In our study, DCI treatment modified E1 serum levels in a remarkable way. At baseline, its median value was above the range, as 6 volunteers had abnormal levels. This value became normal after DCI treatment, and in all six men E1 levels were restored to normal. A study published in 2013 demonstrated that E1 is a reliable predictive marker of Type 2 Diabetes Mellitus (T2DM) . In the report of a community-dwelling men, the authors found that E1 levels were prospectively associated with incidental T2DM. Conversely, analogous association was not found with E2. The significant association between E1 and the risk of T2DM could be explained by the differential actions of E1 on estrogen receptor subtype alpha (Erα) and estrogen receptor subtype beta (Erβ) [59, 60]. E1 and E2 bind to both Erα and Erβ, with E2 exhibiting greater affinity and activity than E1 in several in vitro tests. The associated specificity can lead to different pharmacological effects of estrogen receptor modulators. For example, randomized trials revealed an increased risk of T2DM in women treated with tamoxifen, compared to those from a placebo group. Instead, raloxifen treatment was not associated with analogous risk . Accordingly, the correlation of E1, but not E2, with T2DM risk may be ascribable to their differential activity on estrogen receptor subtypes . The biologic function played by E1 in men is often under-considered. Although E1 binds to receptors with lower affinity than E2 in some bioassays, circulating E1 levels in men are often appreciable . Moreover, E1 can be converted to E2 in the organism. Furthermore, whether E1 exerts additional non-genomic effects on insulin secretion or sensitivity is still unknown, therefore the signal pathways involved in the E1 role on the T2DM risk should be explored. In the present study, we found that DCI reduces E1 levels, suggesting that DCI counteracts the onset of T2DM not only through its direct hypoglycemic activity related to its involvement in insulin signalling pathway [62, 63]. DCI activates glycogen synthase and stimulates pyruvate dehydrogenase phosphatase, supporting ATP synthesis and favouring overall glucose cellular management . Based on this profile, DCI alone was suggested for treating hyper-insulinemic illnesses such as metabolic syndrome, T2DM and Polycystic Ovary Syndrome (PCOS) [42,43,44,45,46,47,48], although some notable concerns have arisen in recent years about its use in PCOS [64,65,66].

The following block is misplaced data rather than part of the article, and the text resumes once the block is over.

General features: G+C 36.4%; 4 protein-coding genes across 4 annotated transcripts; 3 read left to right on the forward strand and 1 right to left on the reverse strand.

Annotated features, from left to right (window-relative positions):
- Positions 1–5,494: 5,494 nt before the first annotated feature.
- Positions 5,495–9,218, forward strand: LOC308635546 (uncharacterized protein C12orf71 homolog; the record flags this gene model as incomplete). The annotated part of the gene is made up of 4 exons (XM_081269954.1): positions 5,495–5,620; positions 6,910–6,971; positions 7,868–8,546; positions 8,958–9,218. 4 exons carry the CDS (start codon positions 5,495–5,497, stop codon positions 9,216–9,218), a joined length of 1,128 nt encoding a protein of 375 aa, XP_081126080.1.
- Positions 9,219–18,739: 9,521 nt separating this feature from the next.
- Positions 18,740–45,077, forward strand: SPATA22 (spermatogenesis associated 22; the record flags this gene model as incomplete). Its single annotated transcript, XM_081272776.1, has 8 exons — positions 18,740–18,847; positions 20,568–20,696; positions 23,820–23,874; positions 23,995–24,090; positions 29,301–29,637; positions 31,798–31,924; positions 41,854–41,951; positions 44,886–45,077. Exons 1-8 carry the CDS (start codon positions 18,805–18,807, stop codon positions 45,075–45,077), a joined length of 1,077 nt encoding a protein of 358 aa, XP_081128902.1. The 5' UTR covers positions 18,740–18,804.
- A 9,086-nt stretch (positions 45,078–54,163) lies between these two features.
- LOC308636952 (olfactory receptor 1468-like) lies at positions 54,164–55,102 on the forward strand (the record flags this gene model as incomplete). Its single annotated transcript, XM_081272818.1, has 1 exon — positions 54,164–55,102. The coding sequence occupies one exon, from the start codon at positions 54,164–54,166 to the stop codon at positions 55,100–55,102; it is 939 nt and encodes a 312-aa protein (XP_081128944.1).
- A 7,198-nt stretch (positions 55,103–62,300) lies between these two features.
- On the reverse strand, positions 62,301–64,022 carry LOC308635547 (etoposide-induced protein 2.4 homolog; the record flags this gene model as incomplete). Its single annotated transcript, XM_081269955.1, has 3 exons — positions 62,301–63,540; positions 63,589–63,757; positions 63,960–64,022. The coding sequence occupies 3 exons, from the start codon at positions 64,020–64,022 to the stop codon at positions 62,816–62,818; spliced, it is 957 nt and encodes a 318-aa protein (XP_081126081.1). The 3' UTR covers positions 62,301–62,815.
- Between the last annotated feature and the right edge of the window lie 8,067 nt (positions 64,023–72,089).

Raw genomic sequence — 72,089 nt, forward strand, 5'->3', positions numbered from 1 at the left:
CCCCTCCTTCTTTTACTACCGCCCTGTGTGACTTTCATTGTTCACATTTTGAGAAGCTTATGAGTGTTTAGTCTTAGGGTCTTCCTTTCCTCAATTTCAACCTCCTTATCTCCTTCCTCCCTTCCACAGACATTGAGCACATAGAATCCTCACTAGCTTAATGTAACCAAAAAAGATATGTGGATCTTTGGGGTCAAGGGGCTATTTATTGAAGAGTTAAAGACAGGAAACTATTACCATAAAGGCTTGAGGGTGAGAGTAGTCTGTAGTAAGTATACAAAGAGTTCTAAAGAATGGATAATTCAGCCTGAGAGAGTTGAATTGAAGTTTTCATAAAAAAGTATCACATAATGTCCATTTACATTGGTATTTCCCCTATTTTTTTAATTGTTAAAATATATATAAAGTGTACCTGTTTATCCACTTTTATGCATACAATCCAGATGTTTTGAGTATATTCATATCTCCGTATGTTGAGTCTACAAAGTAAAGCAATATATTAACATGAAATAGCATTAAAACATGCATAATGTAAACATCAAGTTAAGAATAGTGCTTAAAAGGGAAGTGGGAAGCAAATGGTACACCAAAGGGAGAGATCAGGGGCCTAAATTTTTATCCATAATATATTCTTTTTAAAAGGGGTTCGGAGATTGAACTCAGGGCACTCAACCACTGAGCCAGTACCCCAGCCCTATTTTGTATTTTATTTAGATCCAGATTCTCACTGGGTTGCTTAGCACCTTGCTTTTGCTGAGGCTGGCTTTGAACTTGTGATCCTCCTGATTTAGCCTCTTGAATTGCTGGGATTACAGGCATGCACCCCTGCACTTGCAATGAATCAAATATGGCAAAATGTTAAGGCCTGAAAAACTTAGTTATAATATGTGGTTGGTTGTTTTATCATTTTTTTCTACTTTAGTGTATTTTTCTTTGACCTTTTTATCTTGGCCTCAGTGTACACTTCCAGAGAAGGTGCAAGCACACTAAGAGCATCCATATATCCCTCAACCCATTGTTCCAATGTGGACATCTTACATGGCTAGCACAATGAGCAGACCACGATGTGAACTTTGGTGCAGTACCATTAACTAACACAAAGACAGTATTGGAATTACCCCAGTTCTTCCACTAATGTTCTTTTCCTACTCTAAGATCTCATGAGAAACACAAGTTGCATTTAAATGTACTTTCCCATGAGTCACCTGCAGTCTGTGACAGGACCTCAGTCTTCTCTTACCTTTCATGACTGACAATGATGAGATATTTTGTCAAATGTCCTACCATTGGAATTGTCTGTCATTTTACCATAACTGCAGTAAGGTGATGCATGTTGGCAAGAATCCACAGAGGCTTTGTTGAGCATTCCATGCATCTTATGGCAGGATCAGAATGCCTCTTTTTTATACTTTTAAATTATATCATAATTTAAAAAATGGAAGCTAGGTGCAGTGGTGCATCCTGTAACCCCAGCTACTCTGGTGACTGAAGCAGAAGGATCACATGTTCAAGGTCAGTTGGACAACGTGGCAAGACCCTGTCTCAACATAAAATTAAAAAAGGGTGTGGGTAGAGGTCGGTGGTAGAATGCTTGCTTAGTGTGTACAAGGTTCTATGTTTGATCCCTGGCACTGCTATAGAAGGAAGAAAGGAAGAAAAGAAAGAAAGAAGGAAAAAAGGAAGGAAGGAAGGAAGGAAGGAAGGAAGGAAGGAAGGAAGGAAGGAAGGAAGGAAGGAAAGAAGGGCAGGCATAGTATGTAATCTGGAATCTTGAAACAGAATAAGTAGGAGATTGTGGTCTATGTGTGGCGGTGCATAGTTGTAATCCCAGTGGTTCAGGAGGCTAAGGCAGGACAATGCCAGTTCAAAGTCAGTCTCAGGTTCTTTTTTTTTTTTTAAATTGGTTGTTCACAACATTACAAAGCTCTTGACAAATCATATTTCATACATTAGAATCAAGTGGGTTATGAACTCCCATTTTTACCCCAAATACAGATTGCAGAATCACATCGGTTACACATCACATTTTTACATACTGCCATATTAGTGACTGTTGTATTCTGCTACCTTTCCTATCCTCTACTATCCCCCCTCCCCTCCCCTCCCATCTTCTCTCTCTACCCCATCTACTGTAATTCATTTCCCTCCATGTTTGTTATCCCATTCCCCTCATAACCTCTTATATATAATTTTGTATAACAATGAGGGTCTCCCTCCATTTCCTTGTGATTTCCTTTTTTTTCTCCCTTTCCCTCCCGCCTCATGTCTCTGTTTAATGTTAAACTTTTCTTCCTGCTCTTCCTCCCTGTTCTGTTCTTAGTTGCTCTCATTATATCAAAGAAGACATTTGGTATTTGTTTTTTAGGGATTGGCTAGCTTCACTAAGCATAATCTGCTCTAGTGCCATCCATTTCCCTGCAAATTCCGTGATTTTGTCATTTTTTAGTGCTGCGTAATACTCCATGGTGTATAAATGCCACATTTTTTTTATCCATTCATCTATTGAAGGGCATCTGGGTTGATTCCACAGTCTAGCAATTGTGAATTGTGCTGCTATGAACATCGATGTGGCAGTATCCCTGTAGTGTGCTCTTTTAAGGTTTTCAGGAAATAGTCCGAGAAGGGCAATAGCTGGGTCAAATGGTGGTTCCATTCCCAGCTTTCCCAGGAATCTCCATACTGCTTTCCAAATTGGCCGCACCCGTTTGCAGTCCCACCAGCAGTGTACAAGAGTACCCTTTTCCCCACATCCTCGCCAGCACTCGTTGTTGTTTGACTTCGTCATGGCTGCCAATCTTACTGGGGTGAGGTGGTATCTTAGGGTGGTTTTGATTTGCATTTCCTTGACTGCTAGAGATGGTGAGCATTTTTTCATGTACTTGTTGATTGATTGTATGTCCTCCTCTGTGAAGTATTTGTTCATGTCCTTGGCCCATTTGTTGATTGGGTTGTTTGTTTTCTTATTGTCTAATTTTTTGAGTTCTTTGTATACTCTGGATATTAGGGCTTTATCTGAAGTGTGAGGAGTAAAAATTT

DCI activity as hypoglycemic agent was recently confirmed by a preclinical study  that highlighted a new mechanism of action of DCI to decrease gluconeogenesis in insulin-resistant hepatocytes. This effect occurs via PI3K/AKT/FOXO1-mediated inhibition of glucose-6-phosphatase and cytosolic phosphoenolpyruvate carboxykinase mRNA expression . In the study, DCI was able to reduce hepatic gluconeogenesis and endogenous glucose consumption, not only in human HepG2 cells but also in insulin-resistant mice. The decreased gluconeogenesis accounts for DCI-induced lowering of blood glucose levels and amelioration of glucose homeostasis and insulin resistance (IR) . Such finding increased the number of different mechanisms through which DCI counteracts peripheral IR, observed also in other experimental models where IR was induced by glucosamine . To date, little attention has been devoted to the dosage and the length of treatment, in order to avoid counterproductive effects on the hormonal level such as androgen increase [38, 39, 69], which is especially harmful for PCOS patients. Currently, many authors agree that treatment with the sole DCI is inappropriate in such cases. On the contrary, DCI down-regulation activity on aromatase could be an interesting therapeutic opportunity in males, where T accumulation within certain limits is beneficial. Indeed, as reported in several studies, different ratios among sex hormones characterize male and female sexual spheres . Estrogens, androgens and aromatase expression are fundamental in men, just like in women. Some authors reported the importance of low levels of estrogens in men, particularly for modulating libido, erectile function, and spermatogenesis . In this regard, a correct T/E2 ratio should be equal to or greater than 10. Abnormal T/E2 (< 10) is associated with decreased semen parameters, and administration of an aromatase inhibitor proved to normalize such alterations, yielding to improved sperm concentration, motility, and morphology .